PST Roundtable: 2018 in Review

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ProSoccerTalk continues its Best of 2018 by taking our staff on a trip down (around) memory lane with the final Roundtable of the calendar year (unless Pele unretires between now and Midnight ET).

[ MORE: Best of 2018 ]


1) You can only save one Premier League memory from 2018. What do you choose?

Joe Prince-Wright: I am going with Liverpool’s 4-3 win against Man City at Anfield in January 2018. What a game between two teams going at it and playing very different ways to the highest possible level. It was a precursor for some epic Champions League battles between Liverpool and Man City.

Nicholas Mendola: At the risk of cloying this space, Arsene Wenger‘s “send off series” was special, especially when Sir Alex Ferguson and Jose Mourinho came together to salute the long time Arsenal boss at Old Trafford. The final matches in charge of the Gunners was an emotional and refreshing storyline for both Arsenal and those who like to see an under-fire legend get his just desserts.

Kyle Bonn: Has to be Manchester City’s dominance and Pep Guardiola’s juggernaut. I absolutely loved watching that team, especially given how much of a mess it was when Pep first got there. He turned around so many players, namely John Stones and Raheem Sterling, and that’s always something special.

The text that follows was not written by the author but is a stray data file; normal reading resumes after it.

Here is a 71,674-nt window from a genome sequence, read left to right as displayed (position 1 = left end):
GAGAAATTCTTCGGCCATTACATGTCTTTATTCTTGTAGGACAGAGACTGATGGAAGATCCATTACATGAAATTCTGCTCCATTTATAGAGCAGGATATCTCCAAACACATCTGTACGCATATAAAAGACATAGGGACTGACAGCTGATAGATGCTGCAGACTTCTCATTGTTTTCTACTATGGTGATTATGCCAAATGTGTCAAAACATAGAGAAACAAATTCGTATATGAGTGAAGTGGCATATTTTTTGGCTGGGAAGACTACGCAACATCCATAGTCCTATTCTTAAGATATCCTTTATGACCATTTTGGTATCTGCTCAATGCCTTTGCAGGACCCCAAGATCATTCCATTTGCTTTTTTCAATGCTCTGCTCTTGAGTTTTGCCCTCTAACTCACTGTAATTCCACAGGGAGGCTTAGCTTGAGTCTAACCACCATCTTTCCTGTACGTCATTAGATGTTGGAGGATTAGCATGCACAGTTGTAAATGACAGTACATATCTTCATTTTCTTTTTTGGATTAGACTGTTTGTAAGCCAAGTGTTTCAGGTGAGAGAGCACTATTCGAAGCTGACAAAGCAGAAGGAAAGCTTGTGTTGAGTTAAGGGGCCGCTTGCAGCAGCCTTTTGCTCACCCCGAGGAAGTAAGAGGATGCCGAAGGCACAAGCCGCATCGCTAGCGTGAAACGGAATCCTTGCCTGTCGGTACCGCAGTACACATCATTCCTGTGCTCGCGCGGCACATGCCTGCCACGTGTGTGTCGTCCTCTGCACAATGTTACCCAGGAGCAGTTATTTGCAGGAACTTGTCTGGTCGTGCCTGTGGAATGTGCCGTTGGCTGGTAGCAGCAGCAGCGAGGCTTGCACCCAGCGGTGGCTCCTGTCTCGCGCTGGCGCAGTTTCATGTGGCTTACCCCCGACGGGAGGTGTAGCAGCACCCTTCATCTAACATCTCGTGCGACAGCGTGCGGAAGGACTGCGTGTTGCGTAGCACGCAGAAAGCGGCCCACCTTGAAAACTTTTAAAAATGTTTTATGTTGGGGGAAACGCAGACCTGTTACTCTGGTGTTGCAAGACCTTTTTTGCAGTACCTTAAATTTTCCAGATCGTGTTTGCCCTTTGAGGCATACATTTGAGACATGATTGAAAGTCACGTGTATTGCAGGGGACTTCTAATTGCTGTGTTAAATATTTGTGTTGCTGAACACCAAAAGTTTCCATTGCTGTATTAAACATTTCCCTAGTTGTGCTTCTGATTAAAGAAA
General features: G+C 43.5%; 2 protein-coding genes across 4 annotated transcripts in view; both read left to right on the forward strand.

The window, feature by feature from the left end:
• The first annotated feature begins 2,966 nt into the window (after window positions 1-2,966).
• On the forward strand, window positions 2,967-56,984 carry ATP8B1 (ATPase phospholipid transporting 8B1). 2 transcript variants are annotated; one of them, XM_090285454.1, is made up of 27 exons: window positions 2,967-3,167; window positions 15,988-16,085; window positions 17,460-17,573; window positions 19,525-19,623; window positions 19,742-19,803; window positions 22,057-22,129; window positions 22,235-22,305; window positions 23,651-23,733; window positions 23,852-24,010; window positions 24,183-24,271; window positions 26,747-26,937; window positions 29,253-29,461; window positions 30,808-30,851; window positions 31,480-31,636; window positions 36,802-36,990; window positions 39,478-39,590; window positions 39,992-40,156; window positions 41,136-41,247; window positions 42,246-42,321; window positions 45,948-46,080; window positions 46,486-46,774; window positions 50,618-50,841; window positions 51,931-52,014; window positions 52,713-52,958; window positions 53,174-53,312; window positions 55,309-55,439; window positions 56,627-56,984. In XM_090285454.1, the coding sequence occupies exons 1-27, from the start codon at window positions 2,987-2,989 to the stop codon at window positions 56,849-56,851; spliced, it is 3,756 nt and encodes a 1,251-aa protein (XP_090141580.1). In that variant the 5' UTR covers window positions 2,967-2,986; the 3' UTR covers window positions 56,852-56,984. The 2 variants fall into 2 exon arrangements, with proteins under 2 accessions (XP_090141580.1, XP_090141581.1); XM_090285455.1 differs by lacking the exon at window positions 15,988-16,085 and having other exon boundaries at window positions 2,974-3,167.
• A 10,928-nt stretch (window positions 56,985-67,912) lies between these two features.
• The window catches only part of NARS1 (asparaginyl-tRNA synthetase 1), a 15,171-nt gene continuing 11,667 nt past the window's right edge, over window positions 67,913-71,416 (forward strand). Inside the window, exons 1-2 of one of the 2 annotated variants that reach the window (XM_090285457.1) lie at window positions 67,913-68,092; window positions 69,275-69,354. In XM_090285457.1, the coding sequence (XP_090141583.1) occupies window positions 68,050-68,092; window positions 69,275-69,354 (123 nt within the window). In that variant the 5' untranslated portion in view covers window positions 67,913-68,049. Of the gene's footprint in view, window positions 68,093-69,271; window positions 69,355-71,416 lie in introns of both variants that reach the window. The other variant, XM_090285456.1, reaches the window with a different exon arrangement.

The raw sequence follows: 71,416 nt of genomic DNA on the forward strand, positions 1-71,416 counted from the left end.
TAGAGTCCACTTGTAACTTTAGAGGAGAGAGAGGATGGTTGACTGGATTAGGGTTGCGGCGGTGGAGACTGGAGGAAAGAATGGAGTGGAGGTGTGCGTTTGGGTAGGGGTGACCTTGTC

Dan Karell: It was from last January but it’s got to be Liverpool 4-3 Manchester City. Man City wrapped up the title early and recorded a record amount of goals and points, but this was arguably the game of the season. Terrific action for all 90 minutes.

(AP Photo/Dave Thompson)

2) Remember the World Cup? That was just this summer! What was your favorite part of the tournament? How about the USMNT’s efforts in it?

Joe Prince-Wright: I obviously enjoyed England’s run to the World Cup semi-finals and I honestly believe they would have matched up very well against France and would have had a great chance of winning it all. The way Gareth Southgate’s young side made an entire nation believe again and changed the mood around the Three Lions completely was truly remarkable to see. Also, LOL about the USMNT. What a debacle that should never be repeated. Simple.